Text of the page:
Providing exceptional care and services to patients enrolled in clinical research studies is the CC's mission. Providing this care to pediatric patients requires the development and implementation of programs to meet the special and complex needs of ill children. The CC, working with Institute colleagues, patients, and public and private partners, continually strives to meet the needs and expectations of our pediatric patients and their families.

Table 1. Selected Pediatric Diseases Studied at the Clinical Center

Institute

Diagnosis

NCI

HIV infection

 

Acute lymphoblastic leukemia

 

Diffuse non-Hodgkin's lymphoma

 

Metastatic brain tumors

 

Sarcomas

 

Xeroderma pigmentosum

 

Cockayne syndrome

 

Trichothiodystrophy

NEI

Nystagmus

 

Strabismus

 

Uveitis associated with juvenile rheumatoid arthritis

NHGRI

X-linked severe combined immunodeficiency (XSCID)

 

Primary immunodeficiency diseases

 

Attention deficit hyperactivity disorder (ADHD)

NHLBI

Obstructive hypertrophic cardiomyopathy (HCM)

 

Severe aplastic anemia

NIAID

Autoimmune lymphoproliferative syndrome (ALPS)

 

Invasive mycoses

 

X-linked hyper IgM syndrome

 

Chronic granulomatous disease

 

Hyper IgE-recurrent infection (Job's) syndrome

 

Leukocyte adhesion deficiency

 

Interferon-gamma receptor deficiency

NICHD

Childhood idiopathic inflammatory myopathies

 

Osteogenesis imperfecta (OI)

 

Congenital adrenal hyperplasia

 

Obesity

 

Turner syndrome

 

Chediak-Higashi syndrome

 

Short stature

 

Familial isosexual precocious puberty

 

LHRH analog-resistant precocious puberty

 

Idiopathic juvenile osteoporosis

 

Smith-Lemli-Opitz (SLO) syndrome

 

Infantile neuronal ceroid lipofuscinosis

NIDCR

McCune-Albright syndrome (MAS)

NIMH

Autoimmune neuropsychiatric disorders associated with streptococcal infections

 

Atypical neuroleptics

 

Attention-deficit/hyperactivity disorder (ADHD)

 

Sydenham chorea

 

Bipolar disorder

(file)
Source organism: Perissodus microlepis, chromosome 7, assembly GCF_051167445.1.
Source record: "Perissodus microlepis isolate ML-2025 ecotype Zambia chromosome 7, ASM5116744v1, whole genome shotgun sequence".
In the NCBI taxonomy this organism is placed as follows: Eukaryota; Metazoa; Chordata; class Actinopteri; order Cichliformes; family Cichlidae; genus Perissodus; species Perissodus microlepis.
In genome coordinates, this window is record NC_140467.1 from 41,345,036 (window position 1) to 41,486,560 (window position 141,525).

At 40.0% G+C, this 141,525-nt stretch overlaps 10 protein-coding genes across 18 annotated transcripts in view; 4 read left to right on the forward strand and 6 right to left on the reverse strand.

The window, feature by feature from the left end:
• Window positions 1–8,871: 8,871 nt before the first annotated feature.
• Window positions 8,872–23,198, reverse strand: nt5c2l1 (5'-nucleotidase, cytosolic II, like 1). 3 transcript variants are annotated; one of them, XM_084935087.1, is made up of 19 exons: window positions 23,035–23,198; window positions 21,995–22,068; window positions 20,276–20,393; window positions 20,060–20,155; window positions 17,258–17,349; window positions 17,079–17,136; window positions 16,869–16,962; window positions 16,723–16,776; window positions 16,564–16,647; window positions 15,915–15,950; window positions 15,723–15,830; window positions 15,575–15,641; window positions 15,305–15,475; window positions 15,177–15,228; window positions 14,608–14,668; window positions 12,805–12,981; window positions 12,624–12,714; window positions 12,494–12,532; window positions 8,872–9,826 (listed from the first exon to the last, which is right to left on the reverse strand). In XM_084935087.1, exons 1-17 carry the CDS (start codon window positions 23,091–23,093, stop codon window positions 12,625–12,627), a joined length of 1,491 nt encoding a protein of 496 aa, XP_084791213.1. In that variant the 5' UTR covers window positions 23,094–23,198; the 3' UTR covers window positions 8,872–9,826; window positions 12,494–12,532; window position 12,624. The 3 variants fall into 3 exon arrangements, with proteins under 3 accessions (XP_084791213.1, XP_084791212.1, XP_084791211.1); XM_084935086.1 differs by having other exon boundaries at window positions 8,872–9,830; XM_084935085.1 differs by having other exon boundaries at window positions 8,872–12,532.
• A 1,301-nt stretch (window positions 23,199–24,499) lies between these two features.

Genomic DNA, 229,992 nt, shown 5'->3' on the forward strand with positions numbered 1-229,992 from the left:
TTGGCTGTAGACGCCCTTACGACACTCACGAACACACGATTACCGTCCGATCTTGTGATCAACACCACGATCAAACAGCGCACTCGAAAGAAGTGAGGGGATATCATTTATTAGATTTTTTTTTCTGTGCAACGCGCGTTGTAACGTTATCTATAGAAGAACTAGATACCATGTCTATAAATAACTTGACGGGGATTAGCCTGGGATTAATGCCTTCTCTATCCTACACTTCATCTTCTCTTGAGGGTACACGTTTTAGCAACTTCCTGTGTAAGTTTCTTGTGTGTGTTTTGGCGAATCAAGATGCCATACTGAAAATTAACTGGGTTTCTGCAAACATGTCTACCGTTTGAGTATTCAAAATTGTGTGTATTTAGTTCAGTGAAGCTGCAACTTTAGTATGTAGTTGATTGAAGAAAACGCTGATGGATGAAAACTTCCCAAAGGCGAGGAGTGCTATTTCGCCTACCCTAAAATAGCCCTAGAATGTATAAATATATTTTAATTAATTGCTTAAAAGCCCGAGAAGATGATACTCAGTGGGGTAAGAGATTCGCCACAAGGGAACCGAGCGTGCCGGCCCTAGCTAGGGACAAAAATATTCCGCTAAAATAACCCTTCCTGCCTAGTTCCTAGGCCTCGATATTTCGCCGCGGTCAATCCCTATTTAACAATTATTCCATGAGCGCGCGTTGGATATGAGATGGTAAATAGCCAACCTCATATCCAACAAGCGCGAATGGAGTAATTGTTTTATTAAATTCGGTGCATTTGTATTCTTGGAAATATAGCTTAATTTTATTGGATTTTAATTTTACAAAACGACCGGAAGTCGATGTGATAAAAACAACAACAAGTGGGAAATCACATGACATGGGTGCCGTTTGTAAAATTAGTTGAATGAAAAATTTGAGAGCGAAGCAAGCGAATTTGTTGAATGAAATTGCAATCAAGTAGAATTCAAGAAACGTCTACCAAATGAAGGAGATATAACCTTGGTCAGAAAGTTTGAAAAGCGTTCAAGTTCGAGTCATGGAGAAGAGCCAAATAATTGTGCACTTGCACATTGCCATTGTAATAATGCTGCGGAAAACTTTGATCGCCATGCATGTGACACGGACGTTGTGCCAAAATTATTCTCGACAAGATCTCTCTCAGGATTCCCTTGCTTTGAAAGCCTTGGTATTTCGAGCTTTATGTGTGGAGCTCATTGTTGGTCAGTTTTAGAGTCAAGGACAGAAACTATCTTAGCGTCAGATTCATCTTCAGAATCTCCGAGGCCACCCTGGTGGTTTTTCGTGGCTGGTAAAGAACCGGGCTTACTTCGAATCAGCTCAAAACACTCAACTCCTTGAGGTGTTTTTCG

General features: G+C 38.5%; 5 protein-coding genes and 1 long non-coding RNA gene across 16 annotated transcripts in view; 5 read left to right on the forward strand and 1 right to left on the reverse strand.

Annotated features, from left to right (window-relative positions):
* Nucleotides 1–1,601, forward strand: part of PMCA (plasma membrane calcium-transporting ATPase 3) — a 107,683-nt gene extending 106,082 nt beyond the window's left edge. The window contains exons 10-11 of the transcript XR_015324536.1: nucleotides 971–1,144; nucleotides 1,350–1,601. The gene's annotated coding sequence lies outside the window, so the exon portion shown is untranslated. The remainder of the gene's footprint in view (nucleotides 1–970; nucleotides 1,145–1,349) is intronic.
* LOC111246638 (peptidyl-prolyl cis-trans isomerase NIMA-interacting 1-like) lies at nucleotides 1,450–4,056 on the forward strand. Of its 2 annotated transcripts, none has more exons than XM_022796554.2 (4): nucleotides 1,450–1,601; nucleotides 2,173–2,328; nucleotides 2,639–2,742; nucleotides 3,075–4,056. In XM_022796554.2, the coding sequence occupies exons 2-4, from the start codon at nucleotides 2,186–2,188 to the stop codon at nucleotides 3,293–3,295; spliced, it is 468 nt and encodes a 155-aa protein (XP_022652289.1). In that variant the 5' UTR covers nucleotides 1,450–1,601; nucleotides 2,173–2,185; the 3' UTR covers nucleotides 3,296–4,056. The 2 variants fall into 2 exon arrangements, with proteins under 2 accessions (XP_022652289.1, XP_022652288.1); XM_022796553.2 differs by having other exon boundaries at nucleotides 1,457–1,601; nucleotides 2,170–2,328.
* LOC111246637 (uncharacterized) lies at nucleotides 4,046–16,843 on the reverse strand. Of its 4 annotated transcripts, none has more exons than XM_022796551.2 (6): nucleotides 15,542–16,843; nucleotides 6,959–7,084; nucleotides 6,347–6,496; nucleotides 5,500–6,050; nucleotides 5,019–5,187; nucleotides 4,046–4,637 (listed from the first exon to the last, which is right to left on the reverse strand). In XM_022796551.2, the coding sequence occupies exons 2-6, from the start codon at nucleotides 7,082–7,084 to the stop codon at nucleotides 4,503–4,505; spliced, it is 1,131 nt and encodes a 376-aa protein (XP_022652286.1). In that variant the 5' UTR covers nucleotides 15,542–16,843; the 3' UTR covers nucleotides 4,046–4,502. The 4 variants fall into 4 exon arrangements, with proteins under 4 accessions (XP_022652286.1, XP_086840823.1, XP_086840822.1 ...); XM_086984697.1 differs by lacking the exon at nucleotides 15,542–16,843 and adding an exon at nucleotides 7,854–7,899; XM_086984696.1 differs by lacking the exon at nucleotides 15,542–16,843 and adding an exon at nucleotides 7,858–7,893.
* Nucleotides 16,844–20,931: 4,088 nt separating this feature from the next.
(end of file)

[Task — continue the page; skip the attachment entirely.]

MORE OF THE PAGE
Schizophrenia

NINDS

Leukodystrophies of unknown cause

 

Porencephaly and stroke

 

Epilepsy

 

Menkes disease

 

Lafora disease

 

Neuronopathic Gaucher disease

Ongoing, New, and Planned Research Initiatives in Rare Diseases in Children - Department of Rehabilitation Medicine

Juvenile Osteoporosis

The diagnosis of osteoporosis in children is rare. Juvenile osteoporosis can develop after long-time steroid use or idiopathically, and can result in back pain and overall decreased endurance. Data collection is ongoing for children diagnosed with osteoporosis and referred to the Department of Rehabilitation Medicine. Clinical evaluations include the back range of motion to determine if back pain is related to decreased motion, manual muscle strength testing, and the 9/12-minute walk test to determine level of endurance to ambulation.

Juvenile Dermatomyositis

Children with juvenile dermatomyositis present with generalized muscle weakness and decreased joint motion due to lack of strength needed to move through the entire range. Data collection for this population has been completed and analyzed for manuscript preparation. Clinical evaluations included the manual muscle test, range of motion, and a functional ability test, the Pediatric Evaluation of Disability Inventory (PEDI). Decreased aerobic capacity and swallowing dysfunction have also been identified in this population.

Juvenile Rheumatoid Arthritis (JRA)

Children with JRA are referred to the Department of Rehabilitation Medicine Department for evaluation on two protocols:

  • Children with JRA/uveitis (an eye condition affecting many children with JRA) are referred to physical therapy for evaluation of their functional abilities on the PEDI, gait parameters using the stride analyzer, and hand function using the Jebsen hand test.

  • Children with JRA are referred to physical therapy for evaluation of their functional abilities using the PEDI, gait parameters using the stride analyzer, and walking endurance using the nine-minute walk-run test.

Osteogenesis Imperfecta (OI)

OI is a heritable type I collagen disorder associated with brittle bones, muscle weakness, and short stature. Infants and children with OI types III and IV are referred to the Department of Rehabilitation Medicine for assessment of their gross motor performance level using the Brief Assessment of Motor Function (BAMF) and the Peabody Developmental Motor Scales (PDMS); level of independence using the Childhood Health Assessment Questionnaire (CHAQ); daily activity using the Pediatric Activity Record (PAR); and self-perceived competence using the Harter scales. A study of children's temperament in relation to motor performance has been completed. A study of resilience as a potential influence on performance is under consideration.

Smith-Magenis Syndrome (SMS)

SMS is a deletion of the 17p11.2 chromosomal disorder characterized by dysmorphic facial features, brachydactyly, short stature, hypotonia, self-hugging behaviors, speech delays with and without hearing loss, ranging degrees of cognitive deficits, peripheral neuropathy, scoliosis, sleep disturbances, and self-injurious behaviors. Sensorimotor and functional evaluations administered by the Department of Rehabilitation Medicine would provide information related to the physical/sensorimotor and behavioral characteristics seen in children with SMS. This protocol is scheduled to begin in June 2001.